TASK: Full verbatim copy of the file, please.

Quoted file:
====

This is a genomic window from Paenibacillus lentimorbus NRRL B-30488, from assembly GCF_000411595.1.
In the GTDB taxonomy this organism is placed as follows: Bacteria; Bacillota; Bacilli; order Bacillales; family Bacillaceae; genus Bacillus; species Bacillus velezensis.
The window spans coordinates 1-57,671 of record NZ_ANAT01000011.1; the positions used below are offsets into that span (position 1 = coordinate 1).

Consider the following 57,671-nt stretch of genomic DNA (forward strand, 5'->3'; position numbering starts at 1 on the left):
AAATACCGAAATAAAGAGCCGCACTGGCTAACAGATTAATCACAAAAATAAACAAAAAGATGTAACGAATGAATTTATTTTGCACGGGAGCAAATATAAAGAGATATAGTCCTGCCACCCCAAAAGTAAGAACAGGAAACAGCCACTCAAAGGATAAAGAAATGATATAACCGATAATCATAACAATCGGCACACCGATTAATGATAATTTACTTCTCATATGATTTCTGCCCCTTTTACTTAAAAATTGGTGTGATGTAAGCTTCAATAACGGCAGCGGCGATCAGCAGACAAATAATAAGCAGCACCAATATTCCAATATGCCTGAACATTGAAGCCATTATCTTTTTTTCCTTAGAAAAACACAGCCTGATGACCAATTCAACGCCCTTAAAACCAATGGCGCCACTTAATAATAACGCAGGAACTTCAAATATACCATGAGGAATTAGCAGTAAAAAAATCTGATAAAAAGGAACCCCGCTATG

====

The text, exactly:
This is a genomic window from Paenibacillus lentimorbus NRRL B-30488, from assembly GCF_000411595.1.
In the GTDB taxonomy this organism is placed as follows: Bacteria; Bacillota; Bacilli; order Bacillales; family Bacillaceae; genus Bacillus; species Bacillus velezensis.
The window spans coordinates 1-57,671 of record NZ_ANAT01000011.1; the positions used below are offsets into that span (position 1 = coordinate 1).

Consider the following 57,671-nt stretch of genomic DNA (forward strand, 5'->3'; position numbering starts at 1 on the left):
AAATACCGAAATAAAGAGCCGCACTGGCTAACAGATTAATCACAAAAATAAACAAAAAGATGTAACGAATGAATTTATTTTGCACGGGAGCAAATATAAAGAGATATAGTCCTGCCACCCCAAAAGTAAGAACAGGAAACAGCCACTCAAAGGATAAAGAAATGATATAACCGATAATCATAACAATCGGCACACCGATTAATGATAATTTACTTCTCATATGATTTCTGCCCCTTTTACTTAAAAATTGGTGTGATGTAAGCTTCAATAACGGCAGCGGCGATCAGCAGACAAATAATAAGCAGCACCAATATTCCAATATGCCTGAACATTGAAGCCATTATCTTTTTTTCCTTAGAAAAACACAGCCTGATGACCAATTCAACGCCCTTAAAACCAATGGCGCCACTTAATAATAACGCAGGAACTTCAAATATACCATGAGGAATTAGCAGTAAAAAAATCTGATAAAAAGGAACCCCGCTATG